It started with the butterflies. A dozen of them, all sizes, showed up on the front of our house the day Marrett got sick. These butterflies hatch in our neighborhood every year, but usually down the street near a neighbor’s house. But Thursday last, they took up residence at Broady Grund Hollow, alighting on our shoulders, tasting us with their crooked probosces. They flitted around my head Friday afternoon as I sat on our front porch, praying fervently while the EMTs tried to revive my husband.
Butterflies, left over from Vacation Bible School decorations, covered the altar for his funeral. They’ve greeted the friends and family as they’ve come to the house, gentle reminders that resurrection is real. A monarch accompanied Marrett’s best friend for three miles on his trail run this morning.
More mysterious than these winged promises are the ways Marrett has been present to our family in the last few days. He’s appeared to both his older daughters in those moments between sleep and wake where reality blurs. I awoke before the children this morning to a palpable presence next to my bed: Marrett watching me sleep, reaching to stroke my hair as he often did. It was a split second vision, but I have had enough encounters with the holy to know it was real.
Ceci too has seen him. The night before his funeral as I toweled off her freshly bathed body, she arched her neck to look out the window. The sun was setting, streaking the sky orange and pink, and she pointed in delight. “Daddy colors!” she said, “Daddy colors, daddy feet.” She repeated it again and again, pulling me toward the window for a closer look. I saw nothing that night, or during the funeral when she started gesturing madly at the ceiling of the sanctuary at church. “Daddy! Daddy here!”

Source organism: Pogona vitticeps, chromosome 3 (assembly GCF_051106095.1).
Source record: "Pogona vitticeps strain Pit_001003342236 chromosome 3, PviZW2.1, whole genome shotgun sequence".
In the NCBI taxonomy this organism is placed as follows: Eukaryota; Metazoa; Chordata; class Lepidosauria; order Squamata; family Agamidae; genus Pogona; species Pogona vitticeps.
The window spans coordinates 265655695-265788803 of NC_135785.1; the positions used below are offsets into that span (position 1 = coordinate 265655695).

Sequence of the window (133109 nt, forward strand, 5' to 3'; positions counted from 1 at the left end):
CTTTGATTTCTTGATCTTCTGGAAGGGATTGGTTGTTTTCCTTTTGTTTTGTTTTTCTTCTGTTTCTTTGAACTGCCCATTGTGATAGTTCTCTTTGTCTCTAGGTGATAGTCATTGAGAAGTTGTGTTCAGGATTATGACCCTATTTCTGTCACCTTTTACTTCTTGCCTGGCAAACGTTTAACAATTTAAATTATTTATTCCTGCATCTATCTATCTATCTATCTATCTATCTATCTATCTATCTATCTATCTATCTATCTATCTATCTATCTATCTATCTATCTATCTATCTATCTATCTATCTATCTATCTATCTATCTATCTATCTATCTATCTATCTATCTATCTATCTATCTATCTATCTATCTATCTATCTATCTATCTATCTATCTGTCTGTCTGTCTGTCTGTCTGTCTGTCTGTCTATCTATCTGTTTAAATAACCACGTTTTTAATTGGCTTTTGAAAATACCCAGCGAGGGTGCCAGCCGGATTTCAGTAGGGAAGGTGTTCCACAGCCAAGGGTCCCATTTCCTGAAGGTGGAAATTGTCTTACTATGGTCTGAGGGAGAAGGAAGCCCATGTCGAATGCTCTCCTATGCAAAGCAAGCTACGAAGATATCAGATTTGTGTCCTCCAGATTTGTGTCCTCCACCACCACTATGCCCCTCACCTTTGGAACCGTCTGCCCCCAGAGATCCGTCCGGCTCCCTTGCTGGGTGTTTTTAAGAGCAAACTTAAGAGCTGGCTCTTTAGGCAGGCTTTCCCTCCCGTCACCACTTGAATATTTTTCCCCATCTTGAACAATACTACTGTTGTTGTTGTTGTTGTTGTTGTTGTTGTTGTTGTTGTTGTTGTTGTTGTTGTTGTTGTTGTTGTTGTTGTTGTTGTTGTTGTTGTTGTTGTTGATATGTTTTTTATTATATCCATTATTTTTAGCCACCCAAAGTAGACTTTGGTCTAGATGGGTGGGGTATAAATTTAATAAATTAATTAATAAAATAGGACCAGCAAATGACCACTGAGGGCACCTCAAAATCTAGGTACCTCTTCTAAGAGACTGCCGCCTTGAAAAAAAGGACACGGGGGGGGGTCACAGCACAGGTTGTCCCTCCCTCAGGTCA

I don’t know what I believe about spirits and encounters with the dead, but my own experience matches what so many grieving spouses and family members have told me. It always starts with a disclaimer, “Maybe you’ll think I’m crazy”, or a question (What do Lutherans believe about ghosts, anyway?). Then in hushed voices, faithful Christians tell me about their beloved deceased visiting them in body, voice or spirit. Every one of these visits brings comfort and peace at a time it is desperately needed. And everyone of these experiences goes mostly untold, for fear of sounding crazy or unChristian.
In my own time of desperate need, I am realizing we shouldn’t be surprised by such visitations, for Christ came in much the same way to his grieving beloveds when he was resurrected. When Mary Magdalene was blinded by her tears (as I am by mine), Christ spoke her name and stilled her grief. When his grieving beloveds had locked themselves in a room (like I want to) for fear of life without him, he appeared and spoke peace to their broken hearts. When Thomas was still stuck in the shock and denial phase of his grief, Jesus allowed himself to be seen and heard and felt.
If we believe that our God can do such things with the body of Christ, why is it so crazy to think God could attend to us in our desperation through the bodies and spirits and voices of our beloveds? It seems decidedly less crazy than believing in that event which is traditionally called The Visitation, wherein an angel appears to a teenage virgin announcing that she will bear the savior of the whole world.
We are part of a great cloud of witnesses who have trusted in just such visitations to sustain them. Maybe it’s time to join our stories to theirs, speaking loudly and clearly about the ways God has comforted us in our grief and tribulation, even if those stories sound a little nuts. Maybe, as my colleague said at Marrett’s funeral, it’s time to start expecting Christ to show up, be it in bunches of butterflies, palpable presence, or in the bodies of those who bear Christ’s name.